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  • Neil Wood

Alde Future intelligence at KamperBitz

Will Alde heating systems use AI?

Recently, a tech savvy Alde fan asked us whether we intend to use AI in our heating systems.

The answer surprised them. We already do use AI in our heating systems.

  1. "A lot of cutting edge AI has filtered into general applications, often without being called AI because once something becomes useful enough and common enough it's not labelled AI anymore." —Director of the Future of Humanity Institute at Oxford University

The Past

Alde's Intelligent Climate Technology has been developed over decades, based on the expertise of Alde's heating engineers.

Our first computerised heating system was the Alde Compact 3010. It superseded the Compact 3000, a mostly mechanical system in which Alde's near silent combustion fan and self-cleaning gas burner were developed and are still used today. But the Compact 3000 still used a crude i/o control panel with physical switches and a room thermostat.

Launched in 2004, the Compact 3010 used a basic algorithm that remained essentially unchanged over its 10 year life. Basic but it still react to desired set temperature, ambient room temperature and fluid temperature. When the Compact 3020 launched in 2014, this algorithm was improved and made more sophisticated. Not only was it refined with up to four software releases a year but it could now react to outdoor temperature and alter behaviour depending on whether climate control or continuous hot water were enabled.

The Current

The Alde Compact 3030 launched in 2022 with a whole new layer of sophistication, Two Zone Heating. The algorithm can now run two plumbed, separately pumped heating circuits—three if you include the summer circuit for continuous hot water—all in harmony and with Truma air conditioning if enabled.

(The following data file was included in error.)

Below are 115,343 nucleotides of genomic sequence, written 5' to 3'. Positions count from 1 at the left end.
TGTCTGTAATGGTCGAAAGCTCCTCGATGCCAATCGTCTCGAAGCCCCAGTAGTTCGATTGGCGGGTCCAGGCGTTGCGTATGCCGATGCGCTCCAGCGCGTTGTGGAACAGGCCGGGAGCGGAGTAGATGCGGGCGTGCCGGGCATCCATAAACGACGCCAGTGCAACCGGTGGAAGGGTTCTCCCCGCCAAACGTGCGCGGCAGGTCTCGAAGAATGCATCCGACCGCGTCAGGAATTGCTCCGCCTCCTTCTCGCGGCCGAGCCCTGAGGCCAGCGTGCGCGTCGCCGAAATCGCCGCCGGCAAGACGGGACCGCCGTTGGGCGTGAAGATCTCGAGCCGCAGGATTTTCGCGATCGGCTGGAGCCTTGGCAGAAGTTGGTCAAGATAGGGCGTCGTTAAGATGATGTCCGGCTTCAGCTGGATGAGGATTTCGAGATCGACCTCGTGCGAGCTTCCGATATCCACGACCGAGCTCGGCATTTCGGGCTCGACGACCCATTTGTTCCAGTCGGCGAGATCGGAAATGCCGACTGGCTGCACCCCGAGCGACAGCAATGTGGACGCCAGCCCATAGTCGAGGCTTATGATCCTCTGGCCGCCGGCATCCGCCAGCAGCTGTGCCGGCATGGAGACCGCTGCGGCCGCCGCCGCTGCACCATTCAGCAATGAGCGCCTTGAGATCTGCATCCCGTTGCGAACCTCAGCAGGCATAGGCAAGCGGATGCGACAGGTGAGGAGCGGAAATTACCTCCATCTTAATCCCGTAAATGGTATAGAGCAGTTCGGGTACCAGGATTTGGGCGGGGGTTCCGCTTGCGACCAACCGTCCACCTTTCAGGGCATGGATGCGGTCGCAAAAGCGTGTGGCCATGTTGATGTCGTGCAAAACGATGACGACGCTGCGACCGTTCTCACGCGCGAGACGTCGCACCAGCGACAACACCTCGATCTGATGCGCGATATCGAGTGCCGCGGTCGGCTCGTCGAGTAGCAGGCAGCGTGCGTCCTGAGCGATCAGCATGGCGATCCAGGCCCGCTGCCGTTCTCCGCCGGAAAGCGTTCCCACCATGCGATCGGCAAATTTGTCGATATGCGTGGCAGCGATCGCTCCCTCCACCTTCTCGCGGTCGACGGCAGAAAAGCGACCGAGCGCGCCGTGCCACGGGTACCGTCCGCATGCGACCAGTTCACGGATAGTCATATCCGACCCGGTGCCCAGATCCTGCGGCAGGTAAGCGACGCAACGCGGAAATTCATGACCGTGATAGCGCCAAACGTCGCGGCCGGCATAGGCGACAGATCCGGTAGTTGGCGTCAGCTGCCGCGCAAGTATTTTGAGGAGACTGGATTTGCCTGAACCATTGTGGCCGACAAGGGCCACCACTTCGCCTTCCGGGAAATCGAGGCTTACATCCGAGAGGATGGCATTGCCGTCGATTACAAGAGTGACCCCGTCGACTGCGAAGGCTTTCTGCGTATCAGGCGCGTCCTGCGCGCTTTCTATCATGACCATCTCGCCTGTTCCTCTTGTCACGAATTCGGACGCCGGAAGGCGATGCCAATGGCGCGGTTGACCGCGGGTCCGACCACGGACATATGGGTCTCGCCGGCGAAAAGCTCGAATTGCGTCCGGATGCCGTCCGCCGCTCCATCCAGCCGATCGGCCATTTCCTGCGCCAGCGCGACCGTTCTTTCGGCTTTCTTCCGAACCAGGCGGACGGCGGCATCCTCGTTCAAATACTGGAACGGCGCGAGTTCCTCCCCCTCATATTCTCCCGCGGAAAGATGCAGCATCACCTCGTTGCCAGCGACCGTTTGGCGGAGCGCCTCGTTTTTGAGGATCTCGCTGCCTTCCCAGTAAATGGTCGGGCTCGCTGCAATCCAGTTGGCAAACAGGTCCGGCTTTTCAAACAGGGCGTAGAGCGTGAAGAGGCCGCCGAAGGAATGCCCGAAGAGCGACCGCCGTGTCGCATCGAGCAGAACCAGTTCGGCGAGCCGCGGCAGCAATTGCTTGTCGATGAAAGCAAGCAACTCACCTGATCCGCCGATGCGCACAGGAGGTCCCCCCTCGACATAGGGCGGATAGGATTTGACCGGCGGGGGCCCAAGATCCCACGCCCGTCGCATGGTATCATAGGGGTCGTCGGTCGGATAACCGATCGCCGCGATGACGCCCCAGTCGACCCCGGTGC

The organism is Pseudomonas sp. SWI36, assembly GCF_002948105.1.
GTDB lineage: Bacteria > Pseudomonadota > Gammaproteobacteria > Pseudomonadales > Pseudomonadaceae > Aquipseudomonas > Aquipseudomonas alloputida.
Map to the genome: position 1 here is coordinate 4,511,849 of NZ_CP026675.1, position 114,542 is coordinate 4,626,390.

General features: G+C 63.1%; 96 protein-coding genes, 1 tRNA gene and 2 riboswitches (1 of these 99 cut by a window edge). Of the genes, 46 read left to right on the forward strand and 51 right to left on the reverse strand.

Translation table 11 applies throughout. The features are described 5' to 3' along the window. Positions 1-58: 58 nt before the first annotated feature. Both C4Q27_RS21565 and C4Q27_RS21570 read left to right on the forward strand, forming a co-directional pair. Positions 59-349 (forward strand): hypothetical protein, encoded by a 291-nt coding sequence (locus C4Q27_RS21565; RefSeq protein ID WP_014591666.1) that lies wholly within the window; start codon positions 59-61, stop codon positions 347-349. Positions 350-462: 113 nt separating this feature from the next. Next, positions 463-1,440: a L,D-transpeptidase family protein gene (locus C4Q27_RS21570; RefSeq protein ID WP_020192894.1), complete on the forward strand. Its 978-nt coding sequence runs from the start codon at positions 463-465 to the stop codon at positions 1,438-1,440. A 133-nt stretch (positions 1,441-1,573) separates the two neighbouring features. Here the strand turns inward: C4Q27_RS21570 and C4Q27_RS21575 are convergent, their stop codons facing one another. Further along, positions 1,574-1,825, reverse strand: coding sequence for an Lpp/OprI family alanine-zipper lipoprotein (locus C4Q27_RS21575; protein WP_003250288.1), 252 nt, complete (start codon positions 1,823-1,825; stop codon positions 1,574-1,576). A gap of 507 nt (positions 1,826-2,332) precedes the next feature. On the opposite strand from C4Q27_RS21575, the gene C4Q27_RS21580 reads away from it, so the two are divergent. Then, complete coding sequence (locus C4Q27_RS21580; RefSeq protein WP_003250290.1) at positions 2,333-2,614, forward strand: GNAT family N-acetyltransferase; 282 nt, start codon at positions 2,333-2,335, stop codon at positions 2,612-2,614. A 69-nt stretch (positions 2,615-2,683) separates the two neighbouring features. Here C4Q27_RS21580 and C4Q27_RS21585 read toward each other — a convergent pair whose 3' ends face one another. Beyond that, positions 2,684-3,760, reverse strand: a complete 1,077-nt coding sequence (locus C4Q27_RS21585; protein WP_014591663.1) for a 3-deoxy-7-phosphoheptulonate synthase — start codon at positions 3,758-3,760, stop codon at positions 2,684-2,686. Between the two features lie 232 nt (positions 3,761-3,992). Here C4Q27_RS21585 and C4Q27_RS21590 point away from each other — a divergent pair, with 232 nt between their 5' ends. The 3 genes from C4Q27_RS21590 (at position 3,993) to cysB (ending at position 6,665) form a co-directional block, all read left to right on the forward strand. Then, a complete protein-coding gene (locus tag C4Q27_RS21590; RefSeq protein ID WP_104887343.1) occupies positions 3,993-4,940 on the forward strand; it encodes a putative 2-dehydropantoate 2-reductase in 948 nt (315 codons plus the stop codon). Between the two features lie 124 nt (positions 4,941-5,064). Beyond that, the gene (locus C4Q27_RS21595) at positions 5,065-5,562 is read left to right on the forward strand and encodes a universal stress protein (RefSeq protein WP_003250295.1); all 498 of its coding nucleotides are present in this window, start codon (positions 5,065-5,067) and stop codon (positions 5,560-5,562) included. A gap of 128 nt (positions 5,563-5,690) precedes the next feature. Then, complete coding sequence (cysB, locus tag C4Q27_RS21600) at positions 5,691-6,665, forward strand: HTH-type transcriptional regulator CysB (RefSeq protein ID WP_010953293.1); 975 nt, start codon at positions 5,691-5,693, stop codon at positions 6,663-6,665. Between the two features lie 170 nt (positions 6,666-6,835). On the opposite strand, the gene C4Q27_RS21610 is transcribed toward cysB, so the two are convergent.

Even the simple act of circulating the heating fluid is more nuanced. When arriving at site and switching on the heating, the fluid might start circulating immediately. But when coming out of Night Mode, the circulation might trickle feed for a gentle wake up rather than roasting people in their beds.

Antibacterial mode on the Compact 3030 is also automatic, running in the background when an opportunity arises. If the system can't complete this 30-minute sterilising of the hot water, because the user has other plans, it will show a notification.

This top-down programming approach makes software one of Alde heating's most valuable and exclusive features.

The Future

But these days when people talk about "AI" they mean generative AI and that might be where Alde draw the line.

Generative AI has to be trained on big data and so Alde would have to start gathering telemetry from our heating systems. So immediately we'd need to build in far-field Internet connectivity and convince the owner to pay for mobile broadband.

Generative AI is very energy intensive so most of the computational work would be processed at a rented data centre and it's a mistake to assume all usage data is usable data. Most people know someone who can't operate their central heating sensibly. Feeling too cold? Let's whack the thermostat up by 3 degrees and an hour later we'll throws the windows open and complain.

So the data would still need curating by a human expert, otherwise the AI might learn the wrong lessons and generate a heating algorithm that's a bit weird and not quite useable. Exactly like AI artwork!

  1. "[In] considering all the limitations AI has, it’s probably not going to be the right solution in a lot of places." —Alex de Vries, VU Amsterdam

It's more likely that Alde will programme in more subtle, bottom-up/adaptive behaviour. This would require less computational power but could still improve the user experience by underlaying it.

If you always take a long shower on a Friday night at 19:00, for example, the Alde system of the future might learn this and activate hot water boost in the background so it's ready for you.

We'll keep you updated!


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